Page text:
Alexia Webster is a South African photographer who usually specialises in documentary images, telling the stories of communities and families through portraits of the people. During lockdown she found herself, not at her own home in New York but in Johannesburg, her childhood home. She talks about this time in a fascinating article for the Guardian saying, ‘Suddenly I was forced to sit still. I felt a familiar unsettledness, similar to the anxious uncertainty of my early childhood growing up during apartheid’ (Webster, 2020). So she spent the time interviewing her parents about their early lives and searching though ‘giant, chaotic, dusty piles of family photos’. Out of that she has made a work Tracing Lives which she describes as ‘an incomplete portrait of my parents…. a small glimpse into the quiet violences and small triumphs of life’. This series includes early images from portrait studios of her parents and grandparents, her story of her parents’ early lives, and images where she has overlaid old images to give a ghost like effect. It ends with a looped video of two people, I presume her parents, dancing, fading in and out – just as their memories do.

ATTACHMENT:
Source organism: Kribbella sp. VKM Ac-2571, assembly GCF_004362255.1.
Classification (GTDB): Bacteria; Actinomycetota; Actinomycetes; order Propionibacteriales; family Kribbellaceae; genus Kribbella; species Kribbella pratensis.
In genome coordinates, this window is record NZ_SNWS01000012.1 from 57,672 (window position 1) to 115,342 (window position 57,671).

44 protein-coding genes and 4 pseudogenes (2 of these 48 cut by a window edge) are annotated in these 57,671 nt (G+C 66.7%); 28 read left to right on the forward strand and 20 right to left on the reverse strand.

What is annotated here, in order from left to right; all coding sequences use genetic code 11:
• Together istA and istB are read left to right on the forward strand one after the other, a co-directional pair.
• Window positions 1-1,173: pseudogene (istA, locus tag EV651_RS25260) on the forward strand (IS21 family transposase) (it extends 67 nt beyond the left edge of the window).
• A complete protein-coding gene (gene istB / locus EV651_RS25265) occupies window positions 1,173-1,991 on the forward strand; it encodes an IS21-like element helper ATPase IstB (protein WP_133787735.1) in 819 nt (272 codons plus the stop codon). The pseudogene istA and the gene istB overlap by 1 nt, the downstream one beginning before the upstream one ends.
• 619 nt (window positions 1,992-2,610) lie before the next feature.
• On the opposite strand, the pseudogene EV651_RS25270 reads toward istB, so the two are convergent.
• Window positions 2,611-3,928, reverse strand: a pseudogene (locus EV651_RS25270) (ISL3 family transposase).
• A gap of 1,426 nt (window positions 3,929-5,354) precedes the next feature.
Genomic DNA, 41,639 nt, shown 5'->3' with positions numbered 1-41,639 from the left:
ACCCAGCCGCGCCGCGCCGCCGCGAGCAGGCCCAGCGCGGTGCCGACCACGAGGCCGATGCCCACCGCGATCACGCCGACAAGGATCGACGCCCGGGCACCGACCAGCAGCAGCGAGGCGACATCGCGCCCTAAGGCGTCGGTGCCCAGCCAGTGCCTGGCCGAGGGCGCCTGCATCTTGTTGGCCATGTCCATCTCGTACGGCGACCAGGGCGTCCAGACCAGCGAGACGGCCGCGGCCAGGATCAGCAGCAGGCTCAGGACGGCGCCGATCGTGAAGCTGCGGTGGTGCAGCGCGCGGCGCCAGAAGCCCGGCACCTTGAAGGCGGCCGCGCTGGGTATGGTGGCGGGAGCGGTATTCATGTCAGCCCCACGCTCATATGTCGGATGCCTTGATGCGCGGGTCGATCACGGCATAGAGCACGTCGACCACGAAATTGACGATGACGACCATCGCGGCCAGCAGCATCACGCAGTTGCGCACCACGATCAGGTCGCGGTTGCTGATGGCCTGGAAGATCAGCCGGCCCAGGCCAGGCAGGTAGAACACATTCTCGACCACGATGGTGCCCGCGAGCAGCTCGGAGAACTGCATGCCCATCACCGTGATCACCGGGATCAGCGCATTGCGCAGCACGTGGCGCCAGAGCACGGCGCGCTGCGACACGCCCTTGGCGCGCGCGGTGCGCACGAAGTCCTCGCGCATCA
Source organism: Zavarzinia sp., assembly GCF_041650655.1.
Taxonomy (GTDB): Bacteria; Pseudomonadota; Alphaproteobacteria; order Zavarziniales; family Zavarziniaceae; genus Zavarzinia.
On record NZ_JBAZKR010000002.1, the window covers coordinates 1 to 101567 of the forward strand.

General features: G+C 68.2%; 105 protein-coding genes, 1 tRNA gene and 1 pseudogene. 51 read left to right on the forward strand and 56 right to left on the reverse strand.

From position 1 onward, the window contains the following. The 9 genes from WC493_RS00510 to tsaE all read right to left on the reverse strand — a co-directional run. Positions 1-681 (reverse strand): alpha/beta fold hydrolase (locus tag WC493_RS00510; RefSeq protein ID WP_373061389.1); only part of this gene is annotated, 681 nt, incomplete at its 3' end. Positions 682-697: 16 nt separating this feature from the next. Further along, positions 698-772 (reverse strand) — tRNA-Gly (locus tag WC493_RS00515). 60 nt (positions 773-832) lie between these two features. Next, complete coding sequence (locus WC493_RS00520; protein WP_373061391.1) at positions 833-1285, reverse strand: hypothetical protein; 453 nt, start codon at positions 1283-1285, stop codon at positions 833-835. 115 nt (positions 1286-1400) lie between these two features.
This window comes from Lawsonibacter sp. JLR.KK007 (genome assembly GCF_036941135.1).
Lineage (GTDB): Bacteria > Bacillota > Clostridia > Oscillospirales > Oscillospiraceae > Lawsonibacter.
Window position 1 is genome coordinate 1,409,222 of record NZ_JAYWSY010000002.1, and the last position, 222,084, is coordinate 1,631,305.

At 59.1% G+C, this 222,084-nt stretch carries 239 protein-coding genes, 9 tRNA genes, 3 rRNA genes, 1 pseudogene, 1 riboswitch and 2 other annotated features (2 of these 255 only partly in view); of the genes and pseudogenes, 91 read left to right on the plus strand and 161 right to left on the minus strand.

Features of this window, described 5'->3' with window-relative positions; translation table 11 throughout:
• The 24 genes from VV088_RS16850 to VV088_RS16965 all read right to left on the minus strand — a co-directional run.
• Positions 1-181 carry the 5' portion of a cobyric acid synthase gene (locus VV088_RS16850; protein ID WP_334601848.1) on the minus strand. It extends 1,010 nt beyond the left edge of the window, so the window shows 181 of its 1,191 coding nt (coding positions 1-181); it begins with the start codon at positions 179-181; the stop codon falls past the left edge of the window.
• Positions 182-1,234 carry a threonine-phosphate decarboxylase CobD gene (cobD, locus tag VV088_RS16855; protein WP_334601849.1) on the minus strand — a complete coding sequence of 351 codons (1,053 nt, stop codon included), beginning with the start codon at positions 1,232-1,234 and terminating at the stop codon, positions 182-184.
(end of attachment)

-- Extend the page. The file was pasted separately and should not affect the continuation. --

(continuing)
The article and the images are fascinating, both as a different way of using old family images and for the story she tells. It tells about apartheid. About family traumas. About moments of joy. It is well worth reading.
Webster, A. (2020) ‘Tracing lives: a visual response to coronavirus’ In: The Guardian 26/06/2020 At: https://www.theguardian.com/artanddesign/2020/jun/26/tracing-lives-visual-response-to-coronavirus (Accessed 30/08/2020).